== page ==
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Retirement Income Planning

Retirement Income Planning

Retirement is one of the hardest life events to plan for financially. Because there are so many variables that cannot be predicted, many people find that predicting the proper amount of money that they need to save is next to impossible. There are several different methods to determining a good amount of money that needs to be saved.

 

In order to figure out how much money a person needs to save for his or her retirement, a person or couple should start by determining their future yearly expenses. To do this, many people start by reviewing their current yearly expenses. While some studies have shown that a typical retired couple spends an average of eighty percent of their pre-retirement income every year that they are retired, other studies have shown that during the first ten years of retirement, a couple will spend about 120% of their pre-retirement income.

 

Because of these studies, many financial advisors tell their clients to plan on needing 100% of their pre-retirement income every year while they retire. Based on this, a quick solution to determining how much income a person or couple needs to retire is to multiply the amount needed every year by twenty. By doing this, a person or couple can withdraw four percent of their savings every year in order to pay for their expenses.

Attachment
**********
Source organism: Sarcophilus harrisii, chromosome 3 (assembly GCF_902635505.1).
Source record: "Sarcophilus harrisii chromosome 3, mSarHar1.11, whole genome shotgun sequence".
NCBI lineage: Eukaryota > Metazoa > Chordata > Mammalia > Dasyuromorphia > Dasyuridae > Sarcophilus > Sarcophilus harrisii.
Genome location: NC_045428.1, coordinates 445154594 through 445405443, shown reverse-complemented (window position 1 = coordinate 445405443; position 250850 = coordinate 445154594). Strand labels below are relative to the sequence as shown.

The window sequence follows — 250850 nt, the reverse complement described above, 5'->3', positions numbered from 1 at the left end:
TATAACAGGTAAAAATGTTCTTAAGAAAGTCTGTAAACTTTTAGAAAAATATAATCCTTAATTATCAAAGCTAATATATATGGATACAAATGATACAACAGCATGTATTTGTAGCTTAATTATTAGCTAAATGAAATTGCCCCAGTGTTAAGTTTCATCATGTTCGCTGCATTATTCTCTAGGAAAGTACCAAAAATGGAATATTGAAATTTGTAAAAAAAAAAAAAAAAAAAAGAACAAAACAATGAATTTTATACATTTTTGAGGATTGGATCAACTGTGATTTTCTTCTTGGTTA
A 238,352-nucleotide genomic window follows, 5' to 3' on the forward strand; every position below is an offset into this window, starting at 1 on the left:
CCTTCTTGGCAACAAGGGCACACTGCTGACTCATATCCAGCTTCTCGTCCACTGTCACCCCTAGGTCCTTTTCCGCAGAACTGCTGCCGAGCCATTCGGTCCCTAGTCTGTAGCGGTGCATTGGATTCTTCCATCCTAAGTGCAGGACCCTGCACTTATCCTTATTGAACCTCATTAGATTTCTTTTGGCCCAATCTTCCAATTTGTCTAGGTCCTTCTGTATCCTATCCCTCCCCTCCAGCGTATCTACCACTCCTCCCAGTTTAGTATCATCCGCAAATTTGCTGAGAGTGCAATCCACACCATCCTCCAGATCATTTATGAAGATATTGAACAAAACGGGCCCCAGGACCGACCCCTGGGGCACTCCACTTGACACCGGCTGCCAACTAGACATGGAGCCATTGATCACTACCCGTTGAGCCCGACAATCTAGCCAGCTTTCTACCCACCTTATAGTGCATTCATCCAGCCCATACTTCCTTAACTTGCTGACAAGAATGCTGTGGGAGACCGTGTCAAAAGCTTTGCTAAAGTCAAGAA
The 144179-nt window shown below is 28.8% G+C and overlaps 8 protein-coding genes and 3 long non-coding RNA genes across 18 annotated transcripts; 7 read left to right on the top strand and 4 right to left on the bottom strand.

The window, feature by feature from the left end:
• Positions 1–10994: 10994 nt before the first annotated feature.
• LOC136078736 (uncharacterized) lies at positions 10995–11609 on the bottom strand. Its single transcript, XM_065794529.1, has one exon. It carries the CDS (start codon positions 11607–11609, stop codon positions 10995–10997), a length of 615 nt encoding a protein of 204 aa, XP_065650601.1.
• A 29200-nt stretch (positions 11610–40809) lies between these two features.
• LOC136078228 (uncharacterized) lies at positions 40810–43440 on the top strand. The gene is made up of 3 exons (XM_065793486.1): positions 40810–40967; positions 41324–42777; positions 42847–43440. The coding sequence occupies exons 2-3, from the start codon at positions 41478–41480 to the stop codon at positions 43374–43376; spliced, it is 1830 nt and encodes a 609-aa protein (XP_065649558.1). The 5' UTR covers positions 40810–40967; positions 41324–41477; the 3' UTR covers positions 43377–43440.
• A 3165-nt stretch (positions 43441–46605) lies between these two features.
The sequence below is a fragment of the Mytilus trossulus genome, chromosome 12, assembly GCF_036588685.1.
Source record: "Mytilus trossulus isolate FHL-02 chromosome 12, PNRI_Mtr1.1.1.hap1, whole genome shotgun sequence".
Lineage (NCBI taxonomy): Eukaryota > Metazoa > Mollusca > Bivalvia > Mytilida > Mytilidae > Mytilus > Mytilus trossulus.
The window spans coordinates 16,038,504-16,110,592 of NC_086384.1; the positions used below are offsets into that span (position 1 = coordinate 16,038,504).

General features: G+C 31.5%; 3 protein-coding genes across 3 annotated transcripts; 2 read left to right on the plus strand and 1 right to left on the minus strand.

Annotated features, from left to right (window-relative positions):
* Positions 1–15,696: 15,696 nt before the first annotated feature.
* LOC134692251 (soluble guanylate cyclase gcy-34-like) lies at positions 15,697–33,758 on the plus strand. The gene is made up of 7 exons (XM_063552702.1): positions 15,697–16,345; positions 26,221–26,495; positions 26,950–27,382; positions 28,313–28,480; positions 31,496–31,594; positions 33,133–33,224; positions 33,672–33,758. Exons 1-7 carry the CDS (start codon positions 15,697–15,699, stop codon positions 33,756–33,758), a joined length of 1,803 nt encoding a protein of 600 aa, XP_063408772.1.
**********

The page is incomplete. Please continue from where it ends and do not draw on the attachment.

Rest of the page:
The wrench in this plan, however, is inflation. Over time, prices for everything from groceries to transportation will go up. Predicting how much they will go up, however, is next to impossible to do. Historically, inflation rates have averaged between two and three percent. Recently, however, America has had two years with inflation rates of practically zero, but many financial experts are predicting that the country will experience inflation rates of between four and six percent soon. (Source: US Bureau of Labor Statistics, 2/11/2012)

 

Like with most retirement planning, the conservative approach is usually the prudent one. To account for inflation, many financial planners tell their clients to expect an average rate of three percent a year. When withdrawing from savings, a person or couple should withdraw their pre-retirement savings the first year, then withdraw that amount plus three percent the following year. Continue to increase the withdraw amount by three percent every year. In order to account for this, many people choose to save twenty-five times the amount that they plan to withdraw their first year. Other people choose less conservative investments.

 

The opinions voiced in this material are for general information only and are not intended to provide specific advice or recommendations for any individual. To determine which investment(s) may be appropriate for you, consult your financial advisor prior to investing. All performance referenced is historical and is no guarantee of future results.